WASHINGTON Dec 3 The U.S. Supreme Court on
Tuesday unanimously ruled that Texas billionaire Billy Joe "Red"
McCombs must pay steep penalties to the Internal Revenue Service
related to more than $45 million he tried to shield from taxes.
The decision could lead to the payment of hundreds of
millions of dollars in penalties and interest that the
government has alleged other taxpayers owe in disputes similar
to the McCombs case.
McCombs, former owner of the Minnesota Vikings football
team, and his business partner Gary Woods in 1999 set up a
partnership to run a tax shelter known as a "current options
bring reward alternatives," or COBRA. It was designed to create
financial losses to offset windfall gains McCombs was expecting.
The tax shelter itself had already been ruled a sham by
lower courts. But McCombs and Woods argued that a 40 percent IRS
penalty should not apply.
In an opinion written by Justice Antonin Scalia, the high
court said the Texans' arguments were "unpersuasive."
"At the end of the day, Woods' and McCombs' $3.2 million
investment generated tax losses that, if treated as valid, could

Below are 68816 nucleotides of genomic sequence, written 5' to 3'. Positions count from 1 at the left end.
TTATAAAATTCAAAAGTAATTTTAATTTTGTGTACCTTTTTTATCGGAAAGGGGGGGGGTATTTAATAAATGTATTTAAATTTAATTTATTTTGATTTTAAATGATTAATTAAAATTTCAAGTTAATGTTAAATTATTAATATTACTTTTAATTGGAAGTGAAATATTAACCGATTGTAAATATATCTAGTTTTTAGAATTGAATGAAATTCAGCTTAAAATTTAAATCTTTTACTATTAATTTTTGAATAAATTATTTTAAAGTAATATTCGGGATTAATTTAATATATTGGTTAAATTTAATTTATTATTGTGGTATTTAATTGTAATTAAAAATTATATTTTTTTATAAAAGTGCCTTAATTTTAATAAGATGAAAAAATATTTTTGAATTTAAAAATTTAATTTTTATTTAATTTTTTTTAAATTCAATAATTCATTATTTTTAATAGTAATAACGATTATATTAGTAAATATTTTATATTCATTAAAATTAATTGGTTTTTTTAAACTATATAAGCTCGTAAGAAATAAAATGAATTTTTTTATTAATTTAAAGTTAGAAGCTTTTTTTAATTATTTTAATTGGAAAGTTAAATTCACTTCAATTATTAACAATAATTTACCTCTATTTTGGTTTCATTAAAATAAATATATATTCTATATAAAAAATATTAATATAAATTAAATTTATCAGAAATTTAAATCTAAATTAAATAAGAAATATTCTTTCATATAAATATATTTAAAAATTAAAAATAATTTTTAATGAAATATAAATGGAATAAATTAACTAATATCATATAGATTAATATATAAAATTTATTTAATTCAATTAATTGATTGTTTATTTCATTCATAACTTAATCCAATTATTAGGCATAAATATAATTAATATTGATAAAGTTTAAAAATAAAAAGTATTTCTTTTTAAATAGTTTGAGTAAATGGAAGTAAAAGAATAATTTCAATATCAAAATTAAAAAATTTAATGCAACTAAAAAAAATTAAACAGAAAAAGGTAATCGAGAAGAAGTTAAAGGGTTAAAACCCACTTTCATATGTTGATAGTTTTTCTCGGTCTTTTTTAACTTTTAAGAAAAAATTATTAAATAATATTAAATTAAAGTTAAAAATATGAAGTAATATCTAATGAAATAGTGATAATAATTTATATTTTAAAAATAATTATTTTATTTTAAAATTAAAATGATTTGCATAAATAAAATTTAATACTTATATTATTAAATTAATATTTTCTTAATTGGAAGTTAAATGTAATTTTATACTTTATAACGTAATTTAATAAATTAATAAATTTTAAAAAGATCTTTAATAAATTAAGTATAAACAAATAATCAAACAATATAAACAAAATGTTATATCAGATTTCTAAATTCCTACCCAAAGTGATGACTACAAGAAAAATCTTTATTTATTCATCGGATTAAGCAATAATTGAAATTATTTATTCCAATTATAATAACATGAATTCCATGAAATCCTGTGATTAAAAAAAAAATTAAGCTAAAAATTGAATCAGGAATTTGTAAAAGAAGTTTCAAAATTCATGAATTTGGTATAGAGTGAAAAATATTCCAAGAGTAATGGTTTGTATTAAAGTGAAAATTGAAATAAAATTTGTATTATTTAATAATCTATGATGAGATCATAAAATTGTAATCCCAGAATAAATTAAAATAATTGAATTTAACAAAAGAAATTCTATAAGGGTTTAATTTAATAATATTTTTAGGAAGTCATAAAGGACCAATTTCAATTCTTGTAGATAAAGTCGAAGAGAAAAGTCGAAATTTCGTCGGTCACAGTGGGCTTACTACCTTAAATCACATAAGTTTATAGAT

have shielded more than $45 million of income from taxation,"
"The penalty is applicable to tax underpayments resulting
from the partners' participation in the COBRA tax shelter,"
Woods and McCombs did not immediately respond to requests
for comment on Tuesday.
Greg Garre, the lawyer who represented the Texans before the
high court in October, declined to comment on the decision. An
IRS spokesman also declined to comment.
It was unclear exactly how much money McCombs and Woods owed
the IRS because interest has accrued on the penalties, tax
lawyers said on Tuesday.
The ruling dealt a blow to other taxpayers fighting the IRS
in court or in audits over 40 percent penalties, said Nathan
Clukey, a former Justice Department attorney.
"It's game over," said Clukey, now with the law firm King &
Spalding LLP. "It's not like the court minced words here. They
were fairly explicit. It's an impressive win for the